Pediatric ophthalmology and childhood reading difficulties. Overview of reading development and assessments for the pediatric ophthalmologist

Megan Collins, Lucy I. Mudie, Amanda J. Inns, Michael X Repka

Research output: Contribution to journalArticle

Abstract

SUMMARY: Reading difficulties are common in the pediatric population, and large socioeconomic disparities exist. In the United States 46% of white children achieved expected reading proficiency by the end of fourth grade, while only 21% of Hispanic and 18% of African American children were reading at the expected level. Reading is an involved cognitive process with many subskills; likewise, development of reading proficiency is a complex and continuous process. Failure to achieve reading proficiency or even early difficulty with reading can affect a child's academic performance for years to come. Some studies suggest reading proficiency may be related to later success in life. Although many problems with reading are not related to vision, a vision assessment is recommended for children with reading difficulties and a suspected vision problem. The process of reading development as well as the varied educational assessments of reading are presented here for pediatric ophthalmologists.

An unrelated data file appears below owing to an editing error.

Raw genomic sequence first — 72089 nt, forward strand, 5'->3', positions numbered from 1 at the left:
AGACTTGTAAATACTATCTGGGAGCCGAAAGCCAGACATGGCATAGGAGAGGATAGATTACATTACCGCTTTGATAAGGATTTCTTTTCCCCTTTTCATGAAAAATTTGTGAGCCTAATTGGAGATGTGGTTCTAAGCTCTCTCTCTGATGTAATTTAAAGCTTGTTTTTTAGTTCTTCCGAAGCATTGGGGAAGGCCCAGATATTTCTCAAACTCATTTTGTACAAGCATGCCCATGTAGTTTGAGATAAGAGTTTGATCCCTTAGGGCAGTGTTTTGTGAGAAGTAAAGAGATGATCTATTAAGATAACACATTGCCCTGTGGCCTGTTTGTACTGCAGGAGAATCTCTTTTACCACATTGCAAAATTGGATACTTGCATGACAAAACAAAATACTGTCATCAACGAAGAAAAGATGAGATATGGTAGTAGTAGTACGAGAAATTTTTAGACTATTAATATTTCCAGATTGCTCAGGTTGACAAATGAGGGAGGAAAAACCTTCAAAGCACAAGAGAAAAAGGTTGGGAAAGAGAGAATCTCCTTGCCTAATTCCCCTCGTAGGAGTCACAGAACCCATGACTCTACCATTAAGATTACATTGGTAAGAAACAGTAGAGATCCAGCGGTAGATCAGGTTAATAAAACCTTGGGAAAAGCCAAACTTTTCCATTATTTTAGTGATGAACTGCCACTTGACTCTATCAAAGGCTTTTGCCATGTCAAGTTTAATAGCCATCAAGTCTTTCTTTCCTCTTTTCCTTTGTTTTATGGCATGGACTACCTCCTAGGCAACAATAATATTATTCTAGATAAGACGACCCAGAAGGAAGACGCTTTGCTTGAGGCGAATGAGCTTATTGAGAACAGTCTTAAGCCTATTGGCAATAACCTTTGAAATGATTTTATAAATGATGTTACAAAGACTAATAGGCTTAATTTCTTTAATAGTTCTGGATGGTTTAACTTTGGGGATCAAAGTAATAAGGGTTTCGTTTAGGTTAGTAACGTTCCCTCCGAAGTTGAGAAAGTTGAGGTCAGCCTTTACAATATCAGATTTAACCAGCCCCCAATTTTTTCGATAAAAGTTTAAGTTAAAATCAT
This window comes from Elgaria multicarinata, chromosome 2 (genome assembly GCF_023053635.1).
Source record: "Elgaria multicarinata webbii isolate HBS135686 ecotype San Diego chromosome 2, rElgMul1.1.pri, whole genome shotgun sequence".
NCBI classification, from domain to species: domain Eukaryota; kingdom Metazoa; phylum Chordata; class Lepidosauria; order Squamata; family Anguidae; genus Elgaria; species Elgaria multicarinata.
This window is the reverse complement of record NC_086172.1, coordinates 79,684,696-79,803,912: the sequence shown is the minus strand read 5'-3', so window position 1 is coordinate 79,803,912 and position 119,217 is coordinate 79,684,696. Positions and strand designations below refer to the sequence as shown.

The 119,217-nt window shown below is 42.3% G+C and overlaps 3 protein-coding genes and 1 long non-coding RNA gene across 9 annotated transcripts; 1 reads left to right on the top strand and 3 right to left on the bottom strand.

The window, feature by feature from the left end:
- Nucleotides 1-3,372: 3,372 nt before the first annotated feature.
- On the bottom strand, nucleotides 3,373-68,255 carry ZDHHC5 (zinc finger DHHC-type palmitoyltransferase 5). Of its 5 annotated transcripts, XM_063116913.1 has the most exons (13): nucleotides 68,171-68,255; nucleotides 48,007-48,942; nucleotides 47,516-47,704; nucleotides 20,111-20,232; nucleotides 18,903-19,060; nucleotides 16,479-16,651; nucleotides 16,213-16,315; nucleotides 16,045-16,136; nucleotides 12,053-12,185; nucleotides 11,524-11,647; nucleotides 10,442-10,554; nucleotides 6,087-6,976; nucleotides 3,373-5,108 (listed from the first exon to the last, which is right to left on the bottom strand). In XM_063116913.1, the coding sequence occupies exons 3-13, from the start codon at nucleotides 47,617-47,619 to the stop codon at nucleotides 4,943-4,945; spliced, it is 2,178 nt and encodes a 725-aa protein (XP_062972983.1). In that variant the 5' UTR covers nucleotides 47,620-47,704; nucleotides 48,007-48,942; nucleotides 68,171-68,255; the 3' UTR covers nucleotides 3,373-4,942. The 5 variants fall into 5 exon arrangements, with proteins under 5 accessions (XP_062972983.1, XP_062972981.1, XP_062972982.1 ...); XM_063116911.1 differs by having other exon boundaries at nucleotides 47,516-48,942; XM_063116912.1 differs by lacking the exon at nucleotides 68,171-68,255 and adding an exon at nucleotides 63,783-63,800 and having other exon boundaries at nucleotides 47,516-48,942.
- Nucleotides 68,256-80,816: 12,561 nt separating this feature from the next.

Original languageEnglish (US)
JournalJournal of AAPOS
DOIs
StateAccepted/In press - 2017

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Ophthalmology
Reading
Pediatrics
Ophthalmologists
Educational Measurement
Hispanic Americans
African Americans

ASJC Scopus subject areas

  • Pediatrics, Perinatology, and Child Health
  • Ophthalmology

Cite this

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abstract = "SUMMARY: Reading difficulties are common in the pediatric population, and large socioeconomic disparities exist. In the United States 46{\%} of white children achieved expected reading proficiency by the end of fourth grade, while only 21{\%} of Hispanic and 18{\%} of African American children were reading at the expected level. Reading is an involved cognitive process with many subskills; likewise, development of reading proficiency is a complex and continuous process. Failure to achieve reading proficiency or even early difficulty with reading can affect a child's academic performance for years to come. Some studies suggest reading proficiency may be related to later success in life. Although many problems with reading are not related to vision, a vision assessment is recommended for children with reading difficulties and a suspected vision problem. The process of reading development as well as the varied educational assessments of reading are presented here for pediatric ophthalmologists.",
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